Wednesday, 25 June 2014
Customs Tariff Amendment (Fuel Indexation) Bill 2014, Excise Tariff Amendment (Fuel Indexation) Bill 2014, Fuel Indexation (Road Funding) Bill 2014, Fuel Indexation (Road Funding) Special Account Bill 2014; Second Reading
I thank those members who have contributed to this debate. These bills modify the Excise Tariff Act 1921, the Customs Tariff Act 1995, the Excise Act 1901, the Fuel Tax Act 2006 and the Financial Management and Accountability Act 1997 to reintroduce the biennial indexation of excise and excise equivalent customs duty on all non-aviation fuels. Indexation to the consumer price index will begin on 1 August 2014 and will occur in February and August every year thereafter. The re-indexation of fuel excise and excise equivalent customs duty will raise $2.2 billion over the forward estimates. This will provide a predictable and growing source of revenue for the government's road infrastructure projects. Indeed, this revenue source allowed the government to commit to the biggest increase in road expenditure in Australian history in the recent budget.
This legislation also establishes the fuel indexation road funding special account. This account will ensure that net revenue raised through the re-indexation is spent on road infrastructure. The balance of this account will be reported in Budget Paper No. 4. The cost of petrol and diesel is expected to increase by approximately 0.9c per litre for consumers by July 2015 as a result of re-indexation. Businesses using fuel in off-road operations or operating and on-road vehicle with a gross vehicle mass in excess of 4.5 tonnes will not face an increase in their business costs from indexation. These businesses are able to receive fuel tax credits to offset the fuel excise paid. Consequential amendments will also be made to the Excise Tariff Act 1921 and the Customs Tariff Act 1995.
While indexation will continue at three decimal places for each indexation period, the applicable duty rate will be rounded from three decimal places in the cent to one decimal place. This rounding will simplify the duty rate to reduce the burden on businesses. On the current rate for petrol this would have the effect of reducing the rate from 38.143c per litre to 38.1c per litre.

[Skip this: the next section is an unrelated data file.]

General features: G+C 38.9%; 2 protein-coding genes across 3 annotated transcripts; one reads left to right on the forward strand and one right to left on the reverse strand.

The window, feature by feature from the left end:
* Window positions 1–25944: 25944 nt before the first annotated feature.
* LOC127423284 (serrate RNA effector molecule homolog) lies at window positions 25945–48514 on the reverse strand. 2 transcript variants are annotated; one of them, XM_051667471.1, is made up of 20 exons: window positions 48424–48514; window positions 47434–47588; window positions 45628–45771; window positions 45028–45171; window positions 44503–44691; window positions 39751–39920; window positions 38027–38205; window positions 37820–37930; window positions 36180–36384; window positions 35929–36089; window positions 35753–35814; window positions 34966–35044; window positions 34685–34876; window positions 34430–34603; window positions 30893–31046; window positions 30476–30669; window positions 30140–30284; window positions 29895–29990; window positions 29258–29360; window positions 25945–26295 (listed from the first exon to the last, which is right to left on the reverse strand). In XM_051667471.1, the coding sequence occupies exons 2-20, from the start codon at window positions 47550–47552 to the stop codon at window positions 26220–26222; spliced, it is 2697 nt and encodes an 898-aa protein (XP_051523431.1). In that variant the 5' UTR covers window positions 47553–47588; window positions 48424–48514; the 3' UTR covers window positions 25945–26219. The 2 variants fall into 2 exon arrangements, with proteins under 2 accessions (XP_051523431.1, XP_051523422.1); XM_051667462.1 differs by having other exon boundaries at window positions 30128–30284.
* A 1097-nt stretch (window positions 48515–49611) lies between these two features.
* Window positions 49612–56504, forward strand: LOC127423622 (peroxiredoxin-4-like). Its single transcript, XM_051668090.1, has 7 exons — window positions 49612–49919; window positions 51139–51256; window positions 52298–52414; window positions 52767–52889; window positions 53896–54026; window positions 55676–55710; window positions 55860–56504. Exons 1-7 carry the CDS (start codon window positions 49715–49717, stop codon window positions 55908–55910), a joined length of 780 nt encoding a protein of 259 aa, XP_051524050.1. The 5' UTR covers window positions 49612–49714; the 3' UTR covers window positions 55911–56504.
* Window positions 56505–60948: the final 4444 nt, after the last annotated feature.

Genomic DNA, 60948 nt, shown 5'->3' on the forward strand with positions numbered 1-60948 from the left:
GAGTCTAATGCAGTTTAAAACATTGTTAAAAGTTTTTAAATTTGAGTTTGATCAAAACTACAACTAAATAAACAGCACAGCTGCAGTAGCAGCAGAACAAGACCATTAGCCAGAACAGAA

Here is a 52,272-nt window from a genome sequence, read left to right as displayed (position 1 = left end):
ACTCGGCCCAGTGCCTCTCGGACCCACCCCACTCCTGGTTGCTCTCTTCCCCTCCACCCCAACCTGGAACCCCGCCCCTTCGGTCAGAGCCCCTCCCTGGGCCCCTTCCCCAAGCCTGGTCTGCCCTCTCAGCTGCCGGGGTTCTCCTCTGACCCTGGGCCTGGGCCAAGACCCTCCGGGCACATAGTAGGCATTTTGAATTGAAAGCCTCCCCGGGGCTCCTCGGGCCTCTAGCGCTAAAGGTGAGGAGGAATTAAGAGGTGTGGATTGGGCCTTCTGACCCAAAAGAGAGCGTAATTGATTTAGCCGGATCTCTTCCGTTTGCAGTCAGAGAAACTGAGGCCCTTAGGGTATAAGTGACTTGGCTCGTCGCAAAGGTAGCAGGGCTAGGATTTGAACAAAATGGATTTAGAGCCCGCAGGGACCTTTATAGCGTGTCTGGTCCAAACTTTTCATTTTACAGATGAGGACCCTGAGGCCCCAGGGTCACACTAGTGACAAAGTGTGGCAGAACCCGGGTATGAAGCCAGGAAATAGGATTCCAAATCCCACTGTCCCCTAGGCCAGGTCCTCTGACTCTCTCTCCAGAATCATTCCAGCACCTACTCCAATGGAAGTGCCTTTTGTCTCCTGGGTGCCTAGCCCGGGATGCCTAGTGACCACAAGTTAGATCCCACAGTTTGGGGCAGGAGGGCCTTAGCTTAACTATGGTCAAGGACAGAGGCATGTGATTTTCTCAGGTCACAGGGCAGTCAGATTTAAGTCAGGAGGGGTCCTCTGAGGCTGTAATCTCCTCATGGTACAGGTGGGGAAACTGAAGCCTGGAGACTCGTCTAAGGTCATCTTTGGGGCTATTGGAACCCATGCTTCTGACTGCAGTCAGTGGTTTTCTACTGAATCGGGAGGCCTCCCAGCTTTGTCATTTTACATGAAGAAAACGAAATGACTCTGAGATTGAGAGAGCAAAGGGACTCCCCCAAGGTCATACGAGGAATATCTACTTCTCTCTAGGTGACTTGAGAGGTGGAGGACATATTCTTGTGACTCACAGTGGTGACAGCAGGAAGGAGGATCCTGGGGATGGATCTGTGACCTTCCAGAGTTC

We have reached the point in this debate where the Labor Party have put forward their opposition to it and have even put forward an amendment that in some rather poor way attempts to maintain that this policy is not consistent with what the coalition took to the last election. We have the Greens, in an amazing about-turn, an almost gymnastic effort of a backflip, now saying they will not support re-indexation of excise on fossil fuels—surely something that I think most people would reasonably have thought. But what is extraordinary from the contributions of Labor members opposite is the Labor Party's contention that because we in the coalition government are seriously attempting to deal with the state of the nation's finances, attempting to stop stealing from the next generation of young Australians to pay for today's spending and undertaking to make responsible decisions that deal with the fiscal challenges this nation faces, that is in some way inconsistent with the mandate received from the Australian people at the last election.
Let's be clear about what exactly it is that is inconsistent. It is inconsistent for the Australian Labor Party to come in on debates like this and rail about equity. It is inconsistent for the Australian Labor Party to come into debates like this one and rail about the impact on families. The reason it is inconsistent is that Labor's efforts, not only in relation to this budget initiative but in respect of the nearly $40 billion of additional spending that Labor want to reintroduce into the budget, combined with the fact that Labor stand opposed to revenue increases like this one, underscore that Labor are not serious when it comes to inequity. Labor are not serious when it comes to Australian families because, if they were—if Labor were genuine about the impact on families and genuinely motivated and concerned about what it meant for Australian children—they would not condemn them to tens of billions of dollars of additional debt in order to try to win a few votes.
The Australian Labor Party have form; Australians know that. They will say anything on any given day if they think that there is a vote in it. They will not make the serious decisions that are in the national interest to address the challenges that we have. The Labor Party will not undertake the heavy lifting that is required to meet the challenges this nation faces. When the coalition are genuinely concerned about making sure that Australian children do not have to spend the next 20 or 30 years paying off Labor's debt, we respond by making unpopular decisions like this one—not because we think there are votes in it but because it is in the national interest. The Labor Party used to know that. The Labor Party was once a party of principle.